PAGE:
Prebiotics are the fibres present in fruit and vegetables.  Humans cannot digest prebiotic fibres, but certain beneficial microbes in our gut can (read more here).   Not all fibres can be classified as prebiotic (as some can’t be broken down, even by our gut bacteria); however, most prebiotics can be classified as dietary fibres. 

Fibres and prebiotics are diverse in chemical composition and can be grouped by their solubility; viscosity and fermentability, which all affect how they are processed in the body. 

Plants will generally have a mixture of fibre types and some plants will be rich in a particular type (the table below shows examples).

For example, bananas contain resistant starch and inulin-type fructans, while kiwifruit, citrus and apples are sources of pectin - all of which are fermented and broken down by different bacteria in our colon.

Few gut bacteria possess all of the enzymes required to break down the fibres, so often many different bacteria are required to fully utilise a prebiotic fibre. 

With a prebiotic fibre of sufficient complexity, an entire ecosystem of bacteria is required, forming chains of successive bacteria all breaking down the prebiotic fibre and benefiting from the action (and metabolites) of the bacteria before them. 

All of this is further modified by the solubility and viscosity of the prebiotic fibre.  For example, pectin is one of the most structurally diverse and complex polysaccharides found in nature, yet it is fully fermentable by a consortia of bacteria, in part because it is soluble.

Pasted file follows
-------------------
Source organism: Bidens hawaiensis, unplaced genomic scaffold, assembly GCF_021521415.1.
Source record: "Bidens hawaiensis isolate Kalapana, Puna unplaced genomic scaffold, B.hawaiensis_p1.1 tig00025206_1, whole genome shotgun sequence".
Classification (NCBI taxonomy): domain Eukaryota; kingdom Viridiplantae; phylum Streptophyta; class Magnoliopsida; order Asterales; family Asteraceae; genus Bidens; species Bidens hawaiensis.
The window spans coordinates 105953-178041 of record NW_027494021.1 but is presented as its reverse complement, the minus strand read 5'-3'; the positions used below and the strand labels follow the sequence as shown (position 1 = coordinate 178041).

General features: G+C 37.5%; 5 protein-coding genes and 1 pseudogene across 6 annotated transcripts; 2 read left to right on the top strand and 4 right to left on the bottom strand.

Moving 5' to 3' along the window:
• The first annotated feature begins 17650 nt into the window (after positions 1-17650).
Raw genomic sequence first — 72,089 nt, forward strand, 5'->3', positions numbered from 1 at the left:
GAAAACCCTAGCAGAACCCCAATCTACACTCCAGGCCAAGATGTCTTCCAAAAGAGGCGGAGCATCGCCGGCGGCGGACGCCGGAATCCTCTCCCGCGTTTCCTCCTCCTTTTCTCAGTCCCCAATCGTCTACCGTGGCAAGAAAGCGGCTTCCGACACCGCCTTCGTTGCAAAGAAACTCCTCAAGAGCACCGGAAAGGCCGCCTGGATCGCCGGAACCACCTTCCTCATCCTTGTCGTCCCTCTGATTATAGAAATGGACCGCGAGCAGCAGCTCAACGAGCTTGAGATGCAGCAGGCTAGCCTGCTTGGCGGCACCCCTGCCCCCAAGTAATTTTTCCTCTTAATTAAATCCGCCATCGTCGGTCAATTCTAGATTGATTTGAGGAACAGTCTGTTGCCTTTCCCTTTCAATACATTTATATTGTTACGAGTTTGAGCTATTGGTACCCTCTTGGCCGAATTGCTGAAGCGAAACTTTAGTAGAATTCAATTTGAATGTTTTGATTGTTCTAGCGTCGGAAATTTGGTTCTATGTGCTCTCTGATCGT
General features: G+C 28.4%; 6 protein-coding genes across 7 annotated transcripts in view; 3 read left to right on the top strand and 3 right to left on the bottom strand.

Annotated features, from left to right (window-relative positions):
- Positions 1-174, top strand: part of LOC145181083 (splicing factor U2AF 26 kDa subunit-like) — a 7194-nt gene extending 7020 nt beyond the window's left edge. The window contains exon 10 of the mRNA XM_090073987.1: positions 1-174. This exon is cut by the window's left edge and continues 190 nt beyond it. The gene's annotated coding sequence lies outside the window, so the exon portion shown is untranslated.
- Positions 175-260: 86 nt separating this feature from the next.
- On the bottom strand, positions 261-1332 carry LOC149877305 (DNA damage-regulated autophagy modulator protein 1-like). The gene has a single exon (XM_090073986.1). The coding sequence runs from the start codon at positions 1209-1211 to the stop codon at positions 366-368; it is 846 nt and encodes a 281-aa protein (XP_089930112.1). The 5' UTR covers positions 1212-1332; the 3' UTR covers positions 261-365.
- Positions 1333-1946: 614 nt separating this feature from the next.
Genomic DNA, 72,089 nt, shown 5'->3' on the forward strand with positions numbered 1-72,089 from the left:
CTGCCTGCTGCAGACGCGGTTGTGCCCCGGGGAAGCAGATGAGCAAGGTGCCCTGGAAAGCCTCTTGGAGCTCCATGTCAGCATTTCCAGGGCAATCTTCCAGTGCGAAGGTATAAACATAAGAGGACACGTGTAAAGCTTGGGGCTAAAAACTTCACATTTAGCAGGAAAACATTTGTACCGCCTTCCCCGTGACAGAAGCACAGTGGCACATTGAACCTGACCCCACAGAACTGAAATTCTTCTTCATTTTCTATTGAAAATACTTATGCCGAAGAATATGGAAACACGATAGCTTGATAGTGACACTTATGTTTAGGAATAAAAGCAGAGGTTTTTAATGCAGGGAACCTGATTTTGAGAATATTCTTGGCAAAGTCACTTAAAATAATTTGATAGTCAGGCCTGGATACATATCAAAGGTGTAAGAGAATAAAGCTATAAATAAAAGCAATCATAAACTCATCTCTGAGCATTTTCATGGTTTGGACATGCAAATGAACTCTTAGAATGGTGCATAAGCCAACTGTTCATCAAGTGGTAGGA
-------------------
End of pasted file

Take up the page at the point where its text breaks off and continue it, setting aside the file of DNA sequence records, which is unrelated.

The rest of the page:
In contrast, cellulose, comprises one single sugar type and one linkage, is insoluble and forms crystalline lattices which resist bacterial enzyme action, making them almost fully non-fermentable - but still important for our health and promoting regular bowel movements. 

Eating a full array of prebiotic fibres, with their different fermentability, solubility, and viscosity characteristics is what creates a diverse microbiota and improvements in our health.

Examples of prebiotic fibre types and categories in which they fall - some plants will have prebiotic fibres that fall into multiple categories.

Fibre types

Examples

Digestive impact

Plant species (good source)

Bulking fibres

Cellulose, hemicellulose, psyllium

Absorb and hold water promoting stool regularity

Cereals, plantago

Viscous fibres

Beta-glucan, psyllium

Thicken faecal mass

Oats, plantago

Fermentable fibres

Resistant starch, pectin, inulin, oligofructose

Feed microbiota of large intestine, metabolised to yield short chain fatty acids

Beans, lentils, green bananas, citrus fruits, root vegetables

Soluble fibre

Beta-glucans, psyllium, inulin, wheat dextrin, oligosaccharides

Fermented in colon into bioactive products such as short chain fatty acids, delays gastric emptying (extends feeling of fullness)

Oats, barley, legumes, bananas,

 

There is a lot to unpack here, but given we have already explored the crucial role of gut health in good immunity – the most important message is:

Eat lots of different plants - fruit, vegetables, seeds, grains, legumes and nuts - aim for 30 different plant species a week.  This will ensure you slowly shift towards having a more diverse gut microbiota with species which are able to break down prebiotic fibres and produce the wonderful short fatty acid signals our immune system depends on.

Please contact us if you have any queries admin@zesttwellness.com and don’t forget to check out our new Zestt Wellness lozenge range and Breathe Easy!